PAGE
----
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The Village and the Newspaper   By: (1754-1832)

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The Village and The Newspaper by George Crabbe (1754 1832)

Contents The Village Book 1 Book 2 The Newspaper



The Subject proposed Remarks upon Pastoral Poetry A Tract of Country near the Coast described An Impoverished Borough Smugglers and their Assistants Rude Manners of the Inhabitants Ruinous Effects of the High Tide The Village Life more generally considered: Evils of it The Youthful Labourer The Old Man: his Soliloquy The Parish Workhouse: its Inhabitants The sick Poor: their Apothecary The dying Pauper The Village Priest.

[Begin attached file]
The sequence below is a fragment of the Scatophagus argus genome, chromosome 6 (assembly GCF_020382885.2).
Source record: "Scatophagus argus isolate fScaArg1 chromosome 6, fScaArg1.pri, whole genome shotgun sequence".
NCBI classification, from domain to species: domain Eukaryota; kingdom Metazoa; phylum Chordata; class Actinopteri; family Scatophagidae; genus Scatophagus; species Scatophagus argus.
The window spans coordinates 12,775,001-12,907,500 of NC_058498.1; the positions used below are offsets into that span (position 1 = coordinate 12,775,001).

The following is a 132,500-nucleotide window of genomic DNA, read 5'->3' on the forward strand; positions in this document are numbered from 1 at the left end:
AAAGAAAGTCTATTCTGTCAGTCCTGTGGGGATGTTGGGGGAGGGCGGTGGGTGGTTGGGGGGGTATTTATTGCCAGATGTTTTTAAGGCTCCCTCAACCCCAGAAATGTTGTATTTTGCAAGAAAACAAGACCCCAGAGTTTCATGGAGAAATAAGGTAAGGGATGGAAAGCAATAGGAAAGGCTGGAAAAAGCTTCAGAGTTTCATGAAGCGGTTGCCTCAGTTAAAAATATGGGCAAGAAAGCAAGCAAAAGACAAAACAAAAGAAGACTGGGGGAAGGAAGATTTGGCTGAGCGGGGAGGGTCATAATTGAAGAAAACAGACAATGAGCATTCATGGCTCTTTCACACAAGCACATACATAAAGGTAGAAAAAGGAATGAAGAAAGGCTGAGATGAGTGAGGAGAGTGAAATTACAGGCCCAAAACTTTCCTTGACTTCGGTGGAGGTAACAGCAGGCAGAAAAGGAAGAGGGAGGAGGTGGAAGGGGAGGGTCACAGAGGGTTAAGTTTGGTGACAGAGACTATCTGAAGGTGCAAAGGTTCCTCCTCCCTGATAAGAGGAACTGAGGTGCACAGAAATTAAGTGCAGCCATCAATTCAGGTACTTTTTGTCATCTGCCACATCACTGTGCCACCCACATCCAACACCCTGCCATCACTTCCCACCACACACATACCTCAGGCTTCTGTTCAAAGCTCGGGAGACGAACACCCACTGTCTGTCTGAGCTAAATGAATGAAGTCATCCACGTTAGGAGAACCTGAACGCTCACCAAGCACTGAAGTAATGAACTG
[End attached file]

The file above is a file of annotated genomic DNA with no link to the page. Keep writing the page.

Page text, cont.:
The Village Life, and every care that reigns O'er youthful peasants and declining swains; What labour yields, and what, that labour past, Age, in its hour of languor, finds at last; What form the real Picture of the Poor, Demand a song the Muse can give no more. Fled are those times, when, in harmonious strains, The rustic poet praised his native plains: No Shepherds now, in smooth alternate verse, Their country's beauty or their nymphs rehearse; Yet still for these we frame the tender strain, Still in our lays fond Corydons complain, And shepherds' boys their amorous pains reveal, The only pains, alas! they never feel. On Mincio's banks, in Caesar's bounteous reign, If Tityrus found the Golden Age again, Must sleepy bards the nattering dream prolong, Mechanic echoes of the Mantuan song? From Truth and Nature shall we widely stray, Where Virgil, not where Fancy, leads the way? Yes, thus the Muses sing of happy swains, Because the Muses never knew their pains: They boast their peasant's pipes; but peasants now Resign their pipes and plod behind the plough; And few, amid the rural tribe, have time To number syllables and play with rhyme; Save honest DUCK, what son of verse could share The poet's rapture and the peasant's care? Or the great labours of the field degrade, With the new peril of a poorer trade? From this chief cause these idle praises spring, That themes so easy few forbear to sing; For no deep thought the trifling subjects ask; To sing of shepherds is an easy task: The happy youth assumes the common strain, A nymph his mistress, and himself a swain; With no sad scenes he clouds his tuneful prayer, But all, to look like her, is painted fair. I grant indeed that fields and flocks have charms For him that grazes or for him that farms; But when amid such pleasing scenes I trace The poor laborious natives of the place, And see the mid day sun, with fervid ray, On their bare heads and dewy temples play; While some, with feebler heads and fainter hearts, Deplore their fortune, yet sustain their parts Then shall I dare these real ills to hide In tinsel trappings of poetic pride? No; cast by Fortune on a frowning coast, Which neither groves nor happy valleys boast; Where other cares than those the Muse relates, And other shepherds dwell with other mates; By such examples taught, I paint the Cot, As Truth will paint it, and as Bards will not: Nor you, ye Poor, of letter'd scorn complain, To you the smoothest song is smooth in vain; O'ercome by labour, and bow'd down by time, Feel you the barren flattery of a rhyme? Can poets soothe you, when you pine for bread, By winding myrtles round your ruin'd shed? Can their light tales your weighty griefs o'erpower, Or glad with airy mirth the toilsome hour? Lo! where the heath, with withering brake grown o'er, Lends the light turf that warms the neighbouring poor; From thence a length of burning sand appears, Where the thin harvest waves its wither'd ears; Rank weeds, that every art and care defy, Reign o'er the land, and rob the blighted rye. There thistles stretch their prickly arms afar, And to the ragged infant threaten war; There poppies nodding, mock the hope of toil, There the blue bugloss paints the sterile soil; Hardy and high, above the slender sheaf, The slimy mallow waves her silky leaf; O'er the young shoot the charlock throws a shade, And clasping tares cling round the sickly blade... Continue reading book >>

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